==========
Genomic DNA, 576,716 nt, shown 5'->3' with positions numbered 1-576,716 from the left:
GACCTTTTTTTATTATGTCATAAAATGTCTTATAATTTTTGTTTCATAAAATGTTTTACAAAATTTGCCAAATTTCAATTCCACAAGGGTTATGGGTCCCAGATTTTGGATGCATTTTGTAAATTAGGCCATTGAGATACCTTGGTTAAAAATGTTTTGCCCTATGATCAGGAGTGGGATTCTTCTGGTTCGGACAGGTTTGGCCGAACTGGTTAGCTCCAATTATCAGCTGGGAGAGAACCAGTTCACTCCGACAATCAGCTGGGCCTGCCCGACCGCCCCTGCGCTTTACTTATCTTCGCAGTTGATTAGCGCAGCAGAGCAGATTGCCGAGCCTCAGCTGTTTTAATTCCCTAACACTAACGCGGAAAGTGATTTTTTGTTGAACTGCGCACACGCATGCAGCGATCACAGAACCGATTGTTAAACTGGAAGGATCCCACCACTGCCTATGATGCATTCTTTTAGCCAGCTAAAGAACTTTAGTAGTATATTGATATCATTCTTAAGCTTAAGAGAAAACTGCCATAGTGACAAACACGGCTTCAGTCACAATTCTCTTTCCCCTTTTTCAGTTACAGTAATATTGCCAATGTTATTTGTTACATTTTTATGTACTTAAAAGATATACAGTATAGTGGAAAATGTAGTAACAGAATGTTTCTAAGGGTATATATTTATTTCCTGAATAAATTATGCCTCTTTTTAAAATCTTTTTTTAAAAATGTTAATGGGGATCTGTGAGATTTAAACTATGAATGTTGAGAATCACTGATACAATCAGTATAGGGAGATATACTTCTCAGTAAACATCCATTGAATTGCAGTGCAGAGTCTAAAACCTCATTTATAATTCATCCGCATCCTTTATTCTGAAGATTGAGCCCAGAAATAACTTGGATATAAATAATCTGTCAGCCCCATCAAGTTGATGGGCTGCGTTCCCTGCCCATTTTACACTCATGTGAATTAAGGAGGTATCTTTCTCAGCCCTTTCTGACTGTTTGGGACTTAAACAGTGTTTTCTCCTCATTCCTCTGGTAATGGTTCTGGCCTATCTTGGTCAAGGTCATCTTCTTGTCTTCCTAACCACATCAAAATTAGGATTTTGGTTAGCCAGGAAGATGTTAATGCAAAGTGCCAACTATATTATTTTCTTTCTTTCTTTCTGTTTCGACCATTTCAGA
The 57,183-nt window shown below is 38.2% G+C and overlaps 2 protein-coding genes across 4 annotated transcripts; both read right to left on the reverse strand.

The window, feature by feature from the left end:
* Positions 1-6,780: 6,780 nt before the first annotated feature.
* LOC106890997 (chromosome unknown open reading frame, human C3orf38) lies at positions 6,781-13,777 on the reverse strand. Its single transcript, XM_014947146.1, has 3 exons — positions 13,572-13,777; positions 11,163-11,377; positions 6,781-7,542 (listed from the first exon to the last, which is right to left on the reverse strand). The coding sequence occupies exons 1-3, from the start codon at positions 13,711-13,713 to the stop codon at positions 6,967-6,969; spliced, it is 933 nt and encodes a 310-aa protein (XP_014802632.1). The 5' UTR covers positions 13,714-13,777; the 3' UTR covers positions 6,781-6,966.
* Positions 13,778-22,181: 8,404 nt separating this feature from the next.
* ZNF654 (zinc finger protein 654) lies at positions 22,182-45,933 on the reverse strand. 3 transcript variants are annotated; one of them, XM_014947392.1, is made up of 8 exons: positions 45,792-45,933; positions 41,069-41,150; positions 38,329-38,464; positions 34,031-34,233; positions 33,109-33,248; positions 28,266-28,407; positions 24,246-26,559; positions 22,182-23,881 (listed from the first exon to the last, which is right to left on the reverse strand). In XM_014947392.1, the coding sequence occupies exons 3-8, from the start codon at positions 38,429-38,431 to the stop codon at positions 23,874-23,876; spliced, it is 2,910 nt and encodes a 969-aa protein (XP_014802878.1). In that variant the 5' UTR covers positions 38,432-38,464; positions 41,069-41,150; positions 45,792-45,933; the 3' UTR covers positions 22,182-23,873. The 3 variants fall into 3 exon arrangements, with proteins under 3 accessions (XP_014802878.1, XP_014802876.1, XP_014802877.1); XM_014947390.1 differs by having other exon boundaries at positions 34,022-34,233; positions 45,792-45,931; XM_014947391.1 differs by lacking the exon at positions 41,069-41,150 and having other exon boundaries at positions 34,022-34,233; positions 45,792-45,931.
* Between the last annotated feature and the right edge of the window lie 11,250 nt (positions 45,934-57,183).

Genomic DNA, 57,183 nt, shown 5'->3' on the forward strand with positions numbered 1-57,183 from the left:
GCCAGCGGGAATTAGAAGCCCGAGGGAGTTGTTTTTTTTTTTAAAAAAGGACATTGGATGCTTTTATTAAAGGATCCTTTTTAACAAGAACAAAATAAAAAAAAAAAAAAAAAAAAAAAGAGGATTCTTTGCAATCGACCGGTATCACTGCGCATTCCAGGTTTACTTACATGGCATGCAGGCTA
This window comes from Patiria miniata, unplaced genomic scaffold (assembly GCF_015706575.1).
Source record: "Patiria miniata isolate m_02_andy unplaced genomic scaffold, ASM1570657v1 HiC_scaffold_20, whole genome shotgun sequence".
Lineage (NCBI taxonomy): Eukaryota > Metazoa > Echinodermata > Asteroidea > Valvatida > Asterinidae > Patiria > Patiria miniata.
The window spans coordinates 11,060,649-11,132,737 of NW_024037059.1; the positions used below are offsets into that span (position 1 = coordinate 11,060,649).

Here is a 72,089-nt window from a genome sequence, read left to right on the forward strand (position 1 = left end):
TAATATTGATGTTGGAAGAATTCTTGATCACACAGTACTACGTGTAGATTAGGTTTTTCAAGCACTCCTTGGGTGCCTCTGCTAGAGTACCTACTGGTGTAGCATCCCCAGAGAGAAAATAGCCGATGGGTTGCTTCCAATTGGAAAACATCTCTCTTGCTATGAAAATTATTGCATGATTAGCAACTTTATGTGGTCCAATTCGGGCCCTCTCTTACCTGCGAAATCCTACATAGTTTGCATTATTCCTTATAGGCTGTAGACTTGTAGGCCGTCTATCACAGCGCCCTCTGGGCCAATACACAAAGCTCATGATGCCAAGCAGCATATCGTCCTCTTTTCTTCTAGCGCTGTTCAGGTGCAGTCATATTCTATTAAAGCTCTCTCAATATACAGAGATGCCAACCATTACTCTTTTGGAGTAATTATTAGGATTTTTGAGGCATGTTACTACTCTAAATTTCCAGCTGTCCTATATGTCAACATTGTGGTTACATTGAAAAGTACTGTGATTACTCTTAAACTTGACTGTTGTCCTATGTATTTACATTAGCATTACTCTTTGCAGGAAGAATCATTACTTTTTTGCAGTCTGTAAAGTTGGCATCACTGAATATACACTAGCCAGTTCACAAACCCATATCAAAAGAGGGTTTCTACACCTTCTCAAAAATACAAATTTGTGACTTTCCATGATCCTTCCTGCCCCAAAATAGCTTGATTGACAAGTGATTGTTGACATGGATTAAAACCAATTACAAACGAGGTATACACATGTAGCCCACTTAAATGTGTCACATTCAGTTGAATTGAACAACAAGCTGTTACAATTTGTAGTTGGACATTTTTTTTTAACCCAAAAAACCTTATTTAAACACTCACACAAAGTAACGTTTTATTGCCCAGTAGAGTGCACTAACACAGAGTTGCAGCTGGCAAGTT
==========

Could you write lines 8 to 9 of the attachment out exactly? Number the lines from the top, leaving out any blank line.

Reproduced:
* ZNF654 (zinc finger protein 654) lies at positions 22,182-45,933 on the reverse strand. 3 transcript variants are annotated; one of them, XM_014947392.1, is made up of 8 exons: positions 45,792-45,933; positions 41,069-41,150; positions 38,329-38,464; positions 34,031-34,233; positions 33,109-33,248; positions 28,266-28,407; positions 24,246-26,559; positions 22,182-23,881 (listed from the first exon to the last, which is right to left on the reverse strand). In XM_014947392.1, the coding sequence occupies exons 3-8, from the start codon at positions 38,429-38,431 to the stop codon at positions 23,874-23,876; spliced, it is 2,910 nt and encodes a 969-aa protein (XP_014802878.1). In that variant the 5' UTR covers positions 38,432-38,464; positions 41,069-41,150; positions 45,792-45,933; the 3' UTR covers positions 22,182-23,873. The 3 variants fall into 3 exon arrangements, with proteins under 3 accessions (XP_014802878.1, XP_014802876.1, XP_014802877.1); XM_014947390.1 differs by having other exon boundaries at positions 34,022-34,233; positions 45,792-45,931; XM_014947391.1 differs by lacking the exon at positions 41,069-41,150 and having other exon boundaries at positions 34,022-34,233; positions 45,792-45,931.
* Between the last annotated feature and the right edge of the window lie 11,250 nt (positions 45,934-57,183).